Now here are the ingredients:
1 medium onion, chopped
1 teaspoon chopped garlic or use garlic paste
1 teaspoon garam masala
1 teaspoon red chili powder
1/4 teaspoon haldi
Salt according to your taste.
1 teaspoon ginger (optional)
1 lb frozen spinach
I chopped tomato OR 1/2 cup yogurt.
Saute onions in a pan with 3 tablespoons of oil. Add and fry garlic, garam masala, ginger and chili powder. Then add spinach and tomatoes. Lower heat and cook 20-30 minutes; until spinach cooks down into a almost paste-like consistency. Raise heat and "simmer" until the oil floats to the top. Then add the paneer cubes.
Anny, tomatoes ki jagah u can also use 1/2 cup yogurt. My mom likes to use 1/2 yogurt instead of tomatoes. Lekin I prefer the taste of tomatoes. Some people think its better to add 1/2 cup yogurt instead to reduce the iron quantity in spinach and also because yogurt has a more thanda/cool affect on body. If you decide to use yogurt, then pehle spinach ko bhun lo phir baad main add 1/2 cup yogurt. So, first cook the spinach until it become a paste-like consistency, then add the yogurt. It's up to you, you can pick tomatoes or yogurt. It's a fairly easy dish to make. Once you make it, you'll b comfortable enough to do it again and again
Jan 28th, 2009 #8
thanks so much Red.....
even though it was kinda late but i'll try this recipe nxt time....
can u ask ur mom if she knows how to make Makai ki Roti ?It's better to give than to receive. Especially advice. ;)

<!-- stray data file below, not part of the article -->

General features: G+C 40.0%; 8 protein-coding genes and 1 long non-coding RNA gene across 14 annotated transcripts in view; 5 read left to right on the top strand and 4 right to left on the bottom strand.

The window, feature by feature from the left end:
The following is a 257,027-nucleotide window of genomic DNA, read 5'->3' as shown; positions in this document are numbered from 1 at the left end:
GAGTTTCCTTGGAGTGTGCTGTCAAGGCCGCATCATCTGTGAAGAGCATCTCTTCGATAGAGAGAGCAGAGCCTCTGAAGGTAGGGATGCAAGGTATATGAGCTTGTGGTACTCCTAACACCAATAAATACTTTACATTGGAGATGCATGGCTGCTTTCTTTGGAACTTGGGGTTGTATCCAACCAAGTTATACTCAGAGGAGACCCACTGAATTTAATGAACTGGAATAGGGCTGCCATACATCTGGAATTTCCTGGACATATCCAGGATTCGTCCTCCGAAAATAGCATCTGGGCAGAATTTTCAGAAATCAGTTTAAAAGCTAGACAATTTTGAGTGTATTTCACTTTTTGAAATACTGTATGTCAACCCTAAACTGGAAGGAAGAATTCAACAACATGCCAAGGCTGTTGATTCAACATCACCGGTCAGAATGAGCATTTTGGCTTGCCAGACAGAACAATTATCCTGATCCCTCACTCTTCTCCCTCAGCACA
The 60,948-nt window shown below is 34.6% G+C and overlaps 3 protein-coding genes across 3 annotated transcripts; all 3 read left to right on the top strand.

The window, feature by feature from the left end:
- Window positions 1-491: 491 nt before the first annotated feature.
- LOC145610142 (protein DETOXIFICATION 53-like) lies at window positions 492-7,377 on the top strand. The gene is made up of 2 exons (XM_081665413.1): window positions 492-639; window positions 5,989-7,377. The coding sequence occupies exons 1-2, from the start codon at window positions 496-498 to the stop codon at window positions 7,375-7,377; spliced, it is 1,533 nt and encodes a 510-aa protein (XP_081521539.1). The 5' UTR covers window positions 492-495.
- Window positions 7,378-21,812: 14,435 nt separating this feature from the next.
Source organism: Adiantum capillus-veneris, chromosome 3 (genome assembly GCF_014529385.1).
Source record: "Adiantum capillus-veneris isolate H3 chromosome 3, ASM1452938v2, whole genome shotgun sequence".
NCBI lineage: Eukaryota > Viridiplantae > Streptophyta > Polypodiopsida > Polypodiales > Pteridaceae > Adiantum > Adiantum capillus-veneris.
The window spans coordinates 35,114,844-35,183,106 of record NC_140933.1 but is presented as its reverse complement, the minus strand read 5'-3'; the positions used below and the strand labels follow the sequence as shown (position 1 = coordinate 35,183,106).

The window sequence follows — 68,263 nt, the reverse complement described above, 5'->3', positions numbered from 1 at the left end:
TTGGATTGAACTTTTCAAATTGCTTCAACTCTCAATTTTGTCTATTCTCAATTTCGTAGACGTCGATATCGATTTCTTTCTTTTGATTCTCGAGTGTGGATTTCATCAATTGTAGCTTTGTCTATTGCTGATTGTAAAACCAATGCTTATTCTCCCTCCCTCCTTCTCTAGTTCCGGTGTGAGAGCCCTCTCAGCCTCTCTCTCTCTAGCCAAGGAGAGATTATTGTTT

Jan 28th, 2009 #9----
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Any not sure where you live, but here in NJ, in the local supermarket like Pathmark they sell something similar to makai ki roti in the mexican food section. Its little round corn rotis (not tortillas), you can check the ingredients, it should be only corn/salt/water.....i tried them previous weekend with saag n they were pretty good.
As for saag, this is how I make it. I don't use mustard greens as I hate the strong semi bitter taste of em. I use one 20 oz pack of frozen brocolli and one 10 oz pack of frozen spinach. I place in a pot and cover with water and bring to a boil. To this add just 3-4 cloves of garlic chopped, salt, pepper, chopped green pepper. Let it boil till tender and water is pretty much dried out. Once tender mash it up with a spoon or masher. Add 1 tablespoon of wheat flour to about 1/2 cup water and mix well. While the saag is on low heat, stir in the flor mixture, while mixing rapidly so lumps arent formed. On the side take 3-4 more cloves of garlic, slice them thinly. Fry the garlic in about 3 tablespoons of oil till brown. This is the "tharka". Add this to the saag mixture. Mix n serve.
Jan 28th, 2009 #10----
Makai ki Roti
2 cups: Maize flour (corn meal)
1 fistful: Plain flour
1 tsp: Oil
Salt to taste
Water to knead
Mix maize flour (corn meal), oil and salt.
Knead in a soft pliable dough, adding very little water at a time.
When the dough is very smooth and soft, bread a lump.
Shape into a ball, flatten and pat with palm, to make a thin roti.
Use dry plain flour to help. Or roll with a rolling pin.
Take care to dust with flour and lift and turn to avoid sticking.
Place on a heavy iron or earthen griddle and roast till crisp.
Repeat on both sides. Repeat for all rotis.
Cover and line with napkins to keep warm.
Drizzle with ghee or butter if desired.